Thursday, August 08, 2019

Two-Thirds of Castle of Days by Gene Wolfe

So I read Gene Wolfe's "Book of the New Sun" again recently -- for what I think is the third time, with at least a decade and a half in between each one -- and wanted to keep that line of thought going.

Wolfe wrote a follow-up novel, The Urth of the New Sun, which I have and might get to sometime soon. But he also wrote a small book of essays about "Book of the New Sun," and I have a known weakness for the essays of fiction writers. (I weirdly gravitate to them even when I have the same writer's fiction available -- sometimes even as the first thing I read by that writer, as with George Saunders recently.)

That book, The Castle of the Otter, is long out of print on its own, but it lives on in 1992 portmanteau Wolfe collection Castle of Days. Days combined the story collection Gene Wolfe's Book of Days with Castle of the Otter and then bolted on about a hundred and fifty pages, in a third section of uncollected essays called "Castle of Days."

That's what I just read: not the fiction, which I might get to again some day. [1] But the non-fictional two-thirds of Castle of Days.

Castle of the Otter contains eleven essays, all but one of which originally appeared in that book. From internal evidence, Otter was written and assembled and possibly even published before the last "New Sun" book, Citadel of the Autarch, which seems odd. But "New Sun" was a big success, so clearly Wolfe wanted to capitalize on that with this small-press book -- he might have thought he'd never get a similar chance again. It would have been better to have more of a look back, and a collection that treats the "New Sun" text more comprehensively, but Otter is what we do have -- and it's rare to have any published secondary sources from the author. It's all interesting, in that crookedly erudite Wolfe manner.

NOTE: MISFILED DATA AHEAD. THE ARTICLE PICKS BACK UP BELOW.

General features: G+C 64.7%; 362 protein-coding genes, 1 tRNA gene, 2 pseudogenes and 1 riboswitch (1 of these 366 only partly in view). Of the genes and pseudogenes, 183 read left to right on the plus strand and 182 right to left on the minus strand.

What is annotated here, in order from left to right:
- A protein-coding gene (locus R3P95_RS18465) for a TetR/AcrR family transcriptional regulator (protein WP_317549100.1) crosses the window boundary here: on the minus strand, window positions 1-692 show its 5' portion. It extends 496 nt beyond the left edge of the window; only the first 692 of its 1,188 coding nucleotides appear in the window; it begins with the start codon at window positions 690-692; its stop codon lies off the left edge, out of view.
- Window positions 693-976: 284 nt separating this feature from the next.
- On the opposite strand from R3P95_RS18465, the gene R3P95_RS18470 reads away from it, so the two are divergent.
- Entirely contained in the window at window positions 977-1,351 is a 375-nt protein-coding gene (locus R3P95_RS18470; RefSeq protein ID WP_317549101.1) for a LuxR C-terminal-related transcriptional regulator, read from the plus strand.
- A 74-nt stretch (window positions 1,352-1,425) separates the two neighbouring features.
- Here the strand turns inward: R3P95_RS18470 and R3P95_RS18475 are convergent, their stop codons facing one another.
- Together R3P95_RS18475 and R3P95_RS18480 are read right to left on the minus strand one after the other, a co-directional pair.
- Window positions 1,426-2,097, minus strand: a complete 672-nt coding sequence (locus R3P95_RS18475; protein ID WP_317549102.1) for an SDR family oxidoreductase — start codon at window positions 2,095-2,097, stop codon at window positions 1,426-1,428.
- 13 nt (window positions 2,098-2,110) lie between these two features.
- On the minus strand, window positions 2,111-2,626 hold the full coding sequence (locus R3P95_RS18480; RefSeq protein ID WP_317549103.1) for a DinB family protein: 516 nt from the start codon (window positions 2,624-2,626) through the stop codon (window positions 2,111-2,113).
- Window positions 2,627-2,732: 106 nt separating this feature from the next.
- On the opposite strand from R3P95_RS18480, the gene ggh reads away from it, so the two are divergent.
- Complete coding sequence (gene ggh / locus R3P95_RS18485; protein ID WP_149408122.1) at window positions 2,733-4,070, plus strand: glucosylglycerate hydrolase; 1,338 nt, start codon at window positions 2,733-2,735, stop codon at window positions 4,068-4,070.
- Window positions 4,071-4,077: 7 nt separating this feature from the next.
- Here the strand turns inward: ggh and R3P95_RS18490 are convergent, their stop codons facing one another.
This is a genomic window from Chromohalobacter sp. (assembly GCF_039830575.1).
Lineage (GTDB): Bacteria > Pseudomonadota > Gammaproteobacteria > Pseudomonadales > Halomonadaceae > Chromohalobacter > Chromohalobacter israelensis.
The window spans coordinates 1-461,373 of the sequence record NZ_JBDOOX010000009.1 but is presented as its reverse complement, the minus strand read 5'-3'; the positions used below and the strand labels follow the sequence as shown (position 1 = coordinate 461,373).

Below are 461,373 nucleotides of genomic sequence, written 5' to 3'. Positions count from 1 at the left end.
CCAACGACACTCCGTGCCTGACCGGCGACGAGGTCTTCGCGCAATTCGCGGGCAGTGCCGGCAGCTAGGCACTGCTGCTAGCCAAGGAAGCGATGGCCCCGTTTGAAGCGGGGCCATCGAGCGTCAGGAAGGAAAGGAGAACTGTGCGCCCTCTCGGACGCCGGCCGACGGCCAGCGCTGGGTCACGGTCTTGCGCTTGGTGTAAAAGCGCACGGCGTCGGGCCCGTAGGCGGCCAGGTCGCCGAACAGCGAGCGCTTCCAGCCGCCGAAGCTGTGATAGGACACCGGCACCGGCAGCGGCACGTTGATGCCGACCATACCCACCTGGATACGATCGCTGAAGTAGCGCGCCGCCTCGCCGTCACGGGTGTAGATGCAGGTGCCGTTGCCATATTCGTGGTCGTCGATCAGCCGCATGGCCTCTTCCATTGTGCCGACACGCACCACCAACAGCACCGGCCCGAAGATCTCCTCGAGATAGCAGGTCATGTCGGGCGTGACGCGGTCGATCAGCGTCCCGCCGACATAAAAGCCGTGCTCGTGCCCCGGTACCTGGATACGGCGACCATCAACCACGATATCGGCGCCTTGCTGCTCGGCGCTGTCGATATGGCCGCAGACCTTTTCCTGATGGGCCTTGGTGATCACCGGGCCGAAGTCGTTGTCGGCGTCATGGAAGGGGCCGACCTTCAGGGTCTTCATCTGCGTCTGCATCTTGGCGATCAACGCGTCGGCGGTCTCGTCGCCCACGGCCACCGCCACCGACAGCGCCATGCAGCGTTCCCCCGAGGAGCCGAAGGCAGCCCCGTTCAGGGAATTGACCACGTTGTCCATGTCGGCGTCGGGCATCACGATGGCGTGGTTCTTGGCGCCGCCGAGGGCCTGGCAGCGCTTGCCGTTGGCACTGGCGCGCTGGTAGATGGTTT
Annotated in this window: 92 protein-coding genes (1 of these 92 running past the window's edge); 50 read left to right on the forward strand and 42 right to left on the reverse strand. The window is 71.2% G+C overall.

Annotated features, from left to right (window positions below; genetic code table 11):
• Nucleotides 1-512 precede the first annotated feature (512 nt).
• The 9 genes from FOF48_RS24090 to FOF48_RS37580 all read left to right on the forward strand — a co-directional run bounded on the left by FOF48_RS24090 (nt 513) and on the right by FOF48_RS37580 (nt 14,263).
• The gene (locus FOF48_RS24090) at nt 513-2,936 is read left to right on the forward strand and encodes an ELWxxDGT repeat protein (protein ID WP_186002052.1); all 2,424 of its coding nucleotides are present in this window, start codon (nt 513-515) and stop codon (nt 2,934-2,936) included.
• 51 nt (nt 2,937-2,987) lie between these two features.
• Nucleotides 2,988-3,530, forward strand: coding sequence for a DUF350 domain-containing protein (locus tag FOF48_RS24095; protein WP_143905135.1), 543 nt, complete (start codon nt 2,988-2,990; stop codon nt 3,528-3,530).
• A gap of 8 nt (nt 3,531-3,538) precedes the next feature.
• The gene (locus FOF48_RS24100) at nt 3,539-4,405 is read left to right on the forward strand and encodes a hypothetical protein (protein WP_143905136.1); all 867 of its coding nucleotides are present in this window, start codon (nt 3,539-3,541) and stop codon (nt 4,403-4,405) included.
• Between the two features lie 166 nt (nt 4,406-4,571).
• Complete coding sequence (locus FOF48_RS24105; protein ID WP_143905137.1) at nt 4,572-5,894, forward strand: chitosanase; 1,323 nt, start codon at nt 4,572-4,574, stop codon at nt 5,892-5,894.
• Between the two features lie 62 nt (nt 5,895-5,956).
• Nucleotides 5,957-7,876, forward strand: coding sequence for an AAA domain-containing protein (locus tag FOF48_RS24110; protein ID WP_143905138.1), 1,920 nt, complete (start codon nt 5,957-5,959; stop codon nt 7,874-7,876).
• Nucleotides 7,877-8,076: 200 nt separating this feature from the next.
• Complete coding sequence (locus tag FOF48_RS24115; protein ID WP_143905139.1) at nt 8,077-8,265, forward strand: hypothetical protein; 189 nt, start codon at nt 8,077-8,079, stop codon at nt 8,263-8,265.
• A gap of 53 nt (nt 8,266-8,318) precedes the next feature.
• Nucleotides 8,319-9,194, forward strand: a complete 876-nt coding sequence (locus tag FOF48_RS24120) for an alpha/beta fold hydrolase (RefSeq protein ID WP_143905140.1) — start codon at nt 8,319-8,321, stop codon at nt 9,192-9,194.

"Castle of Days" is loosely divided into sections called "Writers," "Writing," and "Books," with a total of twenty-nine pieces (with an asterisk, since one "piece" is four separate letters to different people) originally from 1978 through 1992. There are a couple of speeches, some introductions, the aforementioned letters, general essays for reference books and other places, a couple of stories snuck in the middle, and some of the obligatory let-me-stake-out-the-boundaries-of-this-fictional-genre pieces that every writer has in his head and many put down on paper.

Wolfe was an occasionally grumpy writer, always opinionated and often not willing to probe the bases of his opinions. (Particularly if it hit anywhere near teleological or religious questions: Wolfe was Catholic, and that was it for him.) He can sometimes come across as smug, or maybe just self-satisfied. But his thinking was powerful and often deeply convoluted, which makes the stray moments of and-here-I-declare-I-am-right easier to take.

Many of these essays are about a SF market that is long dead: no wannabe writer should read the essays here as a model for a modern career. (I snorted at the assertion that editors read a lot of unsolicited submissions. Sure, maybe they did in 1982, and even in 1992.) The pieces about writers -- Budrys and Kress and the cyberpunks and the field in general -- are timeless, even with occasional moments of Wolfeanism.

I doubt anyone reading this will pick up this particular book anytime in the next five years, so this is very much not a recommendation either way. This is a book that still exists, and I recently read two-thirds of it. If you are weird in your reading in ways that line up with the ways I am, that may be of interest to you.

[1] I know I read this package for the SFBC back in 1992, and might have even bought it for them then. That was a long time ago.

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